Introducing “Paper of the Week”
Update 9/22/14: Hacker Schooler Marcus Malka suggested “How to Read a Paper” by Srinivasan Keshav as a companion to Paper of the Week. We’ve included it here for posterity. You can read more about it in PotW #2.
Today we’re introducing the first recurring series on the Hacker School blog. It’s called Paper of the Week. Every Monday we’ll link to a computer science paper that’s worth reading, submitted by a member of the Hacker School community.1
Our goal is to present academic computer science in a practical and accessible way. Reading the right papers can be enriching and enlightening, but there’s a lot of CS research happening and it’s hard to figure out what papers have useful insights into everyday programming. Lots of Hacker Schoolers read and talk about papers, and we thought it would be fun to share some of them with the rest of the world.
We’ll be featuring papers that are relevant to programmers of all levels. Some of them will be Ph.D dissertations, others will be short essays published in journals or just posted to the Web.
If you’re new to academic writing, the language can be dense and intimidating. This is true even for experienced programmers. Don’t despair! Sometimes you will need to read a sentence one word at a time, looking up the definition of each term you don’t understand. Often, it will take multiple reads to grok what the paper is about. Even if you don’t end up fully understanding a paper, the experience of puzzling through it is often worthwhile.
This week’s paper is Growing a Language by Guy Steele. It is a version of a talk he gave at OOPSLA ‘98. At the time, Steele was working at Sun Microsystems on the Java programming language. He was already well-known for his work developing Scheme with Gerald Sussman.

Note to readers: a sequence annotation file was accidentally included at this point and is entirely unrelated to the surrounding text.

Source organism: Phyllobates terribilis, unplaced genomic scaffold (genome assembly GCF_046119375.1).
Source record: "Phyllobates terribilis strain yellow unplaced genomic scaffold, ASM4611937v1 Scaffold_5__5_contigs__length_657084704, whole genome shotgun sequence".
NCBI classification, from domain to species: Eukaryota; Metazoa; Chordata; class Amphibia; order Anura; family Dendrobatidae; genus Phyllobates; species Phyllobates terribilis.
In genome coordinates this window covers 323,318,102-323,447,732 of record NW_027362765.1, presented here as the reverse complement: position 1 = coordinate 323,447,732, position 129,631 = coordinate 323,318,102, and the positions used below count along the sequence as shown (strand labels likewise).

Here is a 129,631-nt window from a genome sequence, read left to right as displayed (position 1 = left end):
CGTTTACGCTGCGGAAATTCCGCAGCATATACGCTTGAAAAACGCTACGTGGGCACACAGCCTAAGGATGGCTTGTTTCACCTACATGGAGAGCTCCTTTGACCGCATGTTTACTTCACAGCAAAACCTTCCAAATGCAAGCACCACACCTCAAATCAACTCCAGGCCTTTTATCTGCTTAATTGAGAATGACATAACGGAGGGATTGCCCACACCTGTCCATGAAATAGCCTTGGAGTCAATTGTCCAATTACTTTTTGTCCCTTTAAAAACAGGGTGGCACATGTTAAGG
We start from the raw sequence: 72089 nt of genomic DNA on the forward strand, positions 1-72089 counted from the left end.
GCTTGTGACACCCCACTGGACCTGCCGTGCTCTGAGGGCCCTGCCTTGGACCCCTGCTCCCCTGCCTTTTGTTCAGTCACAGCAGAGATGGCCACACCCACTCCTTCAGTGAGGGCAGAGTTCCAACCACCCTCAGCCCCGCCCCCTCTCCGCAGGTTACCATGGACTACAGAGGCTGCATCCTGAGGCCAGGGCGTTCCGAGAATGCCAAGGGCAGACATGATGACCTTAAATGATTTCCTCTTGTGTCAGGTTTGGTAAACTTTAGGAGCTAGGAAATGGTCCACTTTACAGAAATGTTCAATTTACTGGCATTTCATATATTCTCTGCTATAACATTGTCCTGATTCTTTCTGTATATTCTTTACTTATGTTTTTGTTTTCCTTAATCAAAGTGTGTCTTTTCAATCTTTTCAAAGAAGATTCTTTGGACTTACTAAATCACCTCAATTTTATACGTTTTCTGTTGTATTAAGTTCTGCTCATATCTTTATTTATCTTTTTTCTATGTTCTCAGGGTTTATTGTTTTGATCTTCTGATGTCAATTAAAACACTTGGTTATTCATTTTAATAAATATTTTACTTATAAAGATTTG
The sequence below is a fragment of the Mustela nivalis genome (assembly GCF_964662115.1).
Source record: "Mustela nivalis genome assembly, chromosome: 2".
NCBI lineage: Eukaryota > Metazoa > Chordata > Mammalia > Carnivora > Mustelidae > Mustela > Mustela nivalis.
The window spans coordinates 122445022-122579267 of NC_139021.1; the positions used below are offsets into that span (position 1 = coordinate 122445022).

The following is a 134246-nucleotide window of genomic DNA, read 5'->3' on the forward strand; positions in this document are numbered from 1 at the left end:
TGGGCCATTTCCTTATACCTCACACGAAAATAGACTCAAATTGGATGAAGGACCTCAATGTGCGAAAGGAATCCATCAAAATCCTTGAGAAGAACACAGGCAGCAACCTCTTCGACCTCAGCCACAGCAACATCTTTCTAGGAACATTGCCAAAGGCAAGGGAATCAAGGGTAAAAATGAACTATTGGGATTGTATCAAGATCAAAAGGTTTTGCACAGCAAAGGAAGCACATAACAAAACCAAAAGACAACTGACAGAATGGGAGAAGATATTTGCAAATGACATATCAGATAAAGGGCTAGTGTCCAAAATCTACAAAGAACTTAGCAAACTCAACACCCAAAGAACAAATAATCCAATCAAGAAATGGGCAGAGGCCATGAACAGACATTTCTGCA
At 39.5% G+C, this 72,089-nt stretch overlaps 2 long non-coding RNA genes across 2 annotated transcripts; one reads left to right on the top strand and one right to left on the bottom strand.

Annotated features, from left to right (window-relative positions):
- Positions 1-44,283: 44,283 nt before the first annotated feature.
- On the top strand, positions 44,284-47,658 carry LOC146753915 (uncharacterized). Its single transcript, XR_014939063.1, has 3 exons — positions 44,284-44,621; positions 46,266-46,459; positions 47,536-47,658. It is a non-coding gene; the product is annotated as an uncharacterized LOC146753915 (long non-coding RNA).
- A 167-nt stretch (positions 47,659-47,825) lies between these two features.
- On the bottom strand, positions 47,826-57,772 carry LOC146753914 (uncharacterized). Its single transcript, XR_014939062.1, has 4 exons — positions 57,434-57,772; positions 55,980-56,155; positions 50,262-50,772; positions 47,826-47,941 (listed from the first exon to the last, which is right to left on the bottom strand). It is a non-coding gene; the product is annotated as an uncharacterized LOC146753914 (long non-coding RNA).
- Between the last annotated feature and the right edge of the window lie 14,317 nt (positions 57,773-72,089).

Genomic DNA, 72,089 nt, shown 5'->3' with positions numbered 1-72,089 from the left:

The paper was submitted by Hacker School resident Mel Chua who had this to say about it:
I ran into this during my first programming job as a fresh college grad. I didn’t have a formal CS education, so I didn’t know much about CS theory, and… to be entirely honest, at some level, I didn’t even want to look at it (because what if I looked and found it was Too Hard and I was Not Smart Enough To Be A Programmer?) So I irrationally avoided formal CS theory due to Impostor Syndrome.
However, I loved humor – which was how this paper snuck on my radar under the guise of “check out this great joke!” It wasn’t until partway through that I realized I was laughing at CS theory. Steele’s talk uses natural language to illustrate how programming languages are built up from primitives, but he does so in such a gentle, conversational way that it takes a little while to get the joke of what he’s trying to do. At first, it just sounds like he’s talking funny about topics that aren’t relevant to programming, but stay with it. It is absolutely worthwhile.